January 13, 2011

Week 17: Be A Gracious Host

Be A Gracious Host

You ever wonder why there are some DJs that are in much more demand than others? To clarify, I’m not talking about the amazing DJs you see at a club. I consider them musicians. I’m talking about the wedding DJ, the DJ at a dance, the one at the carnival or public gathering.

I mean, all they do is play previously recorded music, so one is as good as another, right? Wrong. The good ones know that their role is to keep the party moving, keep the people who are there entertained and happy. Sometimes they have to provide the background music to a dinner, and other times they need to get the bodies moving on the dance floor. A good DJ knows that he is in charge of the mood of the room.

If you haven’t figured it out yet, your band is the same as the DJ. When you are on stage, you are in charge of the experience of everyone in the room. It is your job to make sure that each and every person enjoys their time and leaves the bar/club/concert wanting more and wanting to come back.

Don’t ever forget that. You write music because you have to, it’s part of your inner core. You record albums to share the music and hope others get an inkling of the feeling you were expressing when you wrote it. But, you play the music to share your gift for the enjoyment of others.

If you keep that in mind, you can’t go wrong. You will be much happier on stage, the audience will have a better time, and the bar will love you for it (a happy crowd is a thirsty crowd).

So when you’re on stage, you are hosting a 45-minute party and you are in control of the mood in the room. If you play your cards right, the audience will be right up next to the stage, pumping their fists, shaking their money maker, or hanging on every word. I’ve seen bands who’ve had such a command on the crowd that is they asked them to lay down on the ground and cluck like a chicken at least 10 people in the crowd would do so.

If you don’t have this control yet, work on it. Go to shows where the band has it and learn.

Here’s a couple of examples from show’s I’ve been to.

I went to the U2 Pop Mart tour in San Antonio, and it was probably the best large-scale show I’ve ever been to. They somehow made me feel like they were interested in my experience. There were thousands of people in the room yet I swear Bono made eye contact with me. It was amazing. Let me go a step further and say that I was dragged to the show kicking and screaming. Didn’t want to be there… but thank God I went.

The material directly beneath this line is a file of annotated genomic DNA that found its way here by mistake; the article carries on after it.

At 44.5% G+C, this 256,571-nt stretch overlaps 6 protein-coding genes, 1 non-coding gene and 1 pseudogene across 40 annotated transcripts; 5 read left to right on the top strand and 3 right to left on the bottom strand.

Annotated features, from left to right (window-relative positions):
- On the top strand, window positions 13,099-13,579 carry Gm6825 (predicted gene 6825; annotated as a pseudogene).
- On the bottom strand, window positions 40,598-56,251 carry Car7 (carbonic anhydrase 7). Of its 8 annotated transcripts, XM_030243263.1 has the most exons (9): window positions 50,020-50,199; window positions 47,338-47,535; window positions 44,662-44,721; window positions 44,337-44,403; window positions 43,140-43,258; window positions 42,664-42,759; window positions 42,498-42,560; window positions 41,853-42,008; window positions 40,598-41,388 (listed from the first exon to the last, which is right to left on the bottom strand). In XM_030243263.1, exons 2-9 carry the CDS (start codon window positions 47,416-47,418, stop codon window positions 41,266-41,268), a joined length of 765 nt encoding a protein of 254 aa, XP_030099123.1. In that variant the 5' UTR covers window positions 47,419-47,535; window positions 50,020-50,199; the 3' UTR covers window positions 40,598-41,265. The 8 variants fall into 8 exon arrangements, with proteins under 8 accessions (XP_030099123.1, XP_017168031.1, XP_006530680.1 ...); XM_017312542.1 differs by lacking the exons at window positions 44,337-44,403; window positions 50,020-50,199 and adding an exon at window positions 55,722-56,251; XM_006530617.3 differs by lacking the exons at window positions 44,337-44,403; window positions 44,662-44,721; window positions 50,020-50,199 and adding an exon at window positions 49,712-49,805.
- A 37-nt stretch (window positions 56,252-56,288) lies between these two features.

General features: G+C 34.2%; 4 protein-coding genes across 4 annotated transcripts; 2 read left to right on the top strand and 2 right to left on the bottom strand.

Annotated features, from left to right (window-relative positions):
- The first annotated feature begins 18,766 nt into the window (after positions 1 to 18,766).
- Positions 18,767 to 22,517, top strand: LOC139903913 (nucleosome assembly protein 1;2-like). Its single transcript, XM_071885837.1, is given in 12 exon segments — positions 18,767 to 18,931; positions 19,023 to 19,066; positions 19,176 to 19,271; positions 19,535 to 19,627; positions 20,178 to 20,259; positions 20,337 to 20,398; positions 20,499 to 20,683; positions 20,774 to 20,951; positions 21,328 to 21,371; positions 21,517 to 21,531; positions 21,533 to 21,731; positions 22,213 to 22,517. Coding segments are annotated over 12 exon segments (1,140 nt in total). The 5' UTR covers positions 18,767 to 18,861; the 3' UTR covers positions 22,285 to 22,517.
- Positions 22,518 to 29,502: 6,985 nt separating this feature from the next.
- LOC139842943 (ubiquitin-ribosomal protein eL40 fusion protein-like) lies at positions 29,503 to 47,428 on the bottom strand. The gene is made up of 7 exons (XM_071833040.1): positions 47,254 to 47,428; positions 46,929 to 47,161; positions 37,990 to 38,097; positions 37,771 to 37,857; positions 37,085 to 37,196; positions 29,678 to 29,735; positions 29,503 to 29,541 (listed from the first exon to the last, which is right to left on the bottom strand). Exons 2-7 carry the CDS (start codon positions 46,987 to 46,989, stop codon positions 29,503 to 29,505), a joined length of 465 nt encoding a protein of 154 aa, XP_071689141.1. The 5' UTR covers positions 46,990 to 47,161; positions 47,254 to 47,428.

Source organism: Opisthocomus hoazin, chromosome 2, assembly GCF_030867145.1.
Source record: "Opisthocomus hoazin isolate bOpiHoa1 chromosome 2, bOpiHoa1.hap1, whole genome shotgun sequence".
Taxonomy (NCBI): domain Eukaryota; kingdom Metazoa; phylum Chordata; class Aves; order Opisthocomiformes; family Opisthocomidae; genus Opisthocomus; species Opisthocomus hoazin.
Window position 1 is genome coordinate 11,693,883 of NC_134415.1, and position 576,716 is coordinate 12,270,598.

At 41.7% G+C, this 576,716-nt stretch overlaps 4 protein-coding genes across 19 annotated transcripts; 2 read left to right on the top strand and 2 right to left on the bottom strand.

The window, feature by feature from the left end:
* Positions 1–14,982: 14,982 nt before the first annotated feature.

I also got that feeling when I was taking photos at a KISS show and I got the classic tongue-out shot of Gene Simmons. When I looked at my camera and saw I got the shot, I must have had a goofy grin on my face because Gene looked at me and said “You liked that…huh?”

But it’s not only at stadium tours where you can learn. Here are a couple local, Austin, examples.

At just about every One-Eyed Doll show, Kimberley Freeman bears her soul and somehow makes it about you. She has a legion of ultra committed fans and she’s earned every one of those through her ability to turn the stage around on you and put you in the show. 

On about the opposite end of the scale, but equally impressive, you’ve got Matt The Electrician. He captures your attention with his amazing gift of wrapping conversations into songs and songs into lives. When you’re in the audience of one of his shows, you can’t help but to nod along and feel a kinship with every one in the room.


That’s what I’m talking about. You need to be a gracious host. Make sure that everyone in the audience is tuned into what you’re doing. Well, perhaps not everyone.. but if you’re not connecting with a few people in the audience (other than your girlfriend/boyfriend/spouse/mom) you need to go back to the drawing board and work on your stage presence.

And, no, you can’t use the excuse that the only people who were in the audience were there for the next band. They are your responsibility for the time you’re on stage. If you put it out there... the crowd will respond.

Sean Claes is the owner of Austin's INsite Magazine and has been a freelance entertainment writer since 1996. For an introduction to his "52 Weeks of DIY Music Advice" visit this link - http://www.tinyurl.com/Claes52DIY. If you like what you read... please share. To visit Claes' homepage, go here - http://www.seanclaes.com/.

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